Millennials have surpassed baby boomers and now account for roughly 80 million people in the US. More importantly, millennials have massive buying power, spending roughly $600 billion per year, which is projected to reach $1.4 trillion by 2020, and will comprise 75% of the global workforce by 2025.
In contrast, the average age of credit union members in the US is 47 years old, and only 32% of millennials compared to 50% of baby boomers are credit union members. This underscores the need for credit unions and CUSOs to expand their efforts to reach a younger generation in anticipation of future demand and trends.
Here are five strategies that credit unions and CUSOs can implement to attract millennials and reverse the declining age trend among members:
- Adopt More Mobile Accessibility and Online Offerings: Millennials want convenience, practicality, and ease of use. They like to do things on the go, with as little effort as possible. In fact, roughly 45% of Millennials say they only use their phones for all banking-related transactions and are 2-3 times more likely to want mobile apps to manage their accounts. Digital channels provided by credit unions should be user-friendly, easy to navigate, able to sync with other apps and offline channels. Credit unions that lack some of the in-house capability to develop this type of technology can explore partnerships with CUSOs, technology vendors and FinTech providers.
- Meet Their Payment Expectations: Millennials engage more in making payments than in any other type of financial service. They are avid users of e-commerce systems and mobile P2P payment solutions (PayPal, Venmo, Google Wallet, Apple Pay). Offering mobile payment solutions that are compatible and user-friendly is key to targeting this generation.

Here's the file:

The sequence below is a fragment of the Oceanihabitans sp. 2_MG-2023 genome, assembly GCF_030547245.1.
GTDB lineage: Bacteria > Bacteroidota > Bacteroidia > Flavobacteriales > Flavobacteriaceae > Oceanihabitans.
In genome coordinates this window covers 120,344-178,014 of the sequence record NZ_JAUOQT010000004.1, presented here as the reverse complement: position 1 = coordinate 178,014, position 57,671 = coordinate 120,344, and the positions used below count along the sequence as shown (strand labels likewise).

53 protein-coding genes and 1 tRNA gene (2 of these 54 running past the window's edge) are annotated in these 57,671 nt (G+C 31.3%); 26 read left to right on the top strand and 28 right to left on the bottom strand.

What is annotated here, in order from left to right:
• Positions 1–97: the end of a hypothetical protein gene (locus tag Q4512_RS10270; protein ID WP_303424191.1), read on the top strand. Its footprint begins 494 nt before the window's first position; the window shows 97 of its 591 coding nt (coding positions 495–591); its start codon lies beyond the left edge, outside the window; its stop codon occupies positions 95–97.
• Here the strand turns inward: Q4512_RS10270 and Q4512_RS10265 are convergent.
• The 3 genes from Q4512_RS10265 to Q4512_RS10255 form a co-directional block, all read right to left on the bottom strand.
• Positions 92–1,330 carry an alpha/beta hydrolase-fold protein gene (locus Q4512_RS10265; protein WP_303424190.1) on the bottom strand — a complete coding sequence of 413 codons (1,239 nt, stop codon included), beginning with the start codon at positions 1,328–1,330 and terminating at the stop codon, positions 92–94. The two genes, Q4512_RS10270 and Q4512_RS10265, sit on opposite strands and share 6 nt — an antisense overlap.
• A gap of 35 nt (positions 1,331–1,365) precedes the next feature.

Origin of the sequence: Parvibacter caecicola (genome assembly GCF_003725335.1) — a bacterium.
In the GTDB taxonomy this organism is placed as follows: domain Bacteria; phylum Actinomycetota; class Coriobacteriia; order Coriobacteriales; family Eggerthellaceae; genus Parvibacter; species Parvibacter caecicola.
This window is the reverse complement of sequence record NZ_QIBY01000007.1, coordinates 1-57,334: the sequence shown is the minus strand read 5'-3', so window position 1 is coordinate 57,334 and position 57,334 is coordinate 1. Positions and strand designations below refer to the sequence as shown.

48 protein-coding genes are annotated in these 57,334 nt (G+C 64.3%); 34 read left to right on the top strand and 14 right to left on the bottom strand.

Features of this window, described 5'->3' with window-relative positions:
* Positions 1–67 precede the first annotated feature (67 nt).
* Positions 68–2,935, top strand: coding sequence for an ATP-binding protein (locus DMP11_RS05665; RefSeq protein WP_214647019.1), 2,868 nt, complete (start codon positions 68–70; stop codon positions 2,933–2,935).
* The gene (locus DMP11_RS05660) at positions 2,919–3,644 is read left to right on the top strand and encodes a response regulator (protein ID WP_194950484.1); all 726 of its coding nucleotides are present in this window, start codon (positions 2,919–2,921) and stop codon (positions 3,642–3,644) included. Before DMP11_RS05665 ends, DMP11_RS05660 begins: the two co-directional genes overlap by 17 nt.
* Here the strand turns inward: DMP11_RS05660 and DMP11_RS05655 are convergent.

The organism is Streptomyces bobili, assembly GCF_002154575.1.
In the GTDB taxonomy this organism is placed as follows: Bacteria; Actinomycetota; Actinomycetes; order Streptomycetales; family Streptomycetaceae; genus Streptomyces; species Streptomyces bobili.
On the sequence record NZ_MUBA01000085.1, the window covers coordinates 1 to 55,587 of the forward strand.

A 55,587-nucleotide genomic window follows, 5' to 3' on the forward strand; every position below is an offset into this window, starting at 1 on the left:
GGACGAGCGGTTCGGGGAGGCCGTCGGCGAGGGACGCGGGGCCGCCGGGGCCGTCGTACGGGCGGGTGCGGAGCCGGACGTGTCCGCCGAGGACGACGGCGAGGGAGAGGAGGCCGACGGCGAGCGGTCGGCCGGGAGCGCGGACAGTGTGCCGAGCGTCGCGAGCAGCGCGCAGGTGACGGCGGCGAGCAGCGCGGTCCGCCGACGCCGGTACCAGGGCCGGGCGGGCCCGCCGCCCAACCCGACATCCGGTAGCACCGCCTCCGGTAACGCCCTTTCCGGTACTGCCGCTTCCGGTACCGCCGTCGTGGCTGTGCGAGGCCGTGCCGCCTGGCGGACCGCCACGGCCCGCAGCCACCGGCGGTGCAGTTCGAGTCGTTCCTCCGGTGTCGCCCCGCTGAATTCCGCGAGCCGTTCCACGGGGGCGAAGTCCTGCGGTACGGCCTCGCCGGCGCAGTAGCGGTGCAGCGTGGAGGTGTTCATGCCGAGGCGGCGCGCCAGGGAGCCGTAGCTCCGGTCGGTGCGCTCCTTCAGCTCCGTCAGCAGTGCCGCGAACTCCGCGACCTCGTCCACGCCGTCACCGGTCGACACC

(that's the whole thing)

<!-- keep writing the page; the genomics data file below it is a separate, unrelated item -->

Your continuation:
- Provide Support for Life’s Changes: Millennials undergo many life transitions in a short timeframe. These include pursuing an education, starting careers, getting married, buying a home, having children, and planning for retirement. Credit unions can make borrowing easy and accessible for millennials and provide them financial education and guidance through social media and other online platforms without charging the high fees financial advisers do.
- Improve Member Experience: Experiences matter more than products to millennials. 71% of millennials say they would prefer to go to the dentist than listen to advice from banks. Credit unions should focus on creating a culture that attracts millennials by making everything easy and straightforward (i.e. change customer service avenues from traditional phone call to online chat or social media).
- Foster a Collaborative Approach: Fostering innovative, “out of the box” solutions is essential to achieving success in with millennials. To promote new ideas, organizations need to create collaborative channels of communication across and within their organizations. To do so, credit unions can start including millennials in the development of products and services by getting them on credit unions boards and including them in new product development and decision-making processes. Bottomline, millennials want to work for organizations that foster innovative thinking, while developing their own skills as leaders.
As a large generation with increasing buying power, millennials present a significant opportunity for credit unions. By understanding their needs, wants, and desires, credit unions can attract and retain millennial members long-term.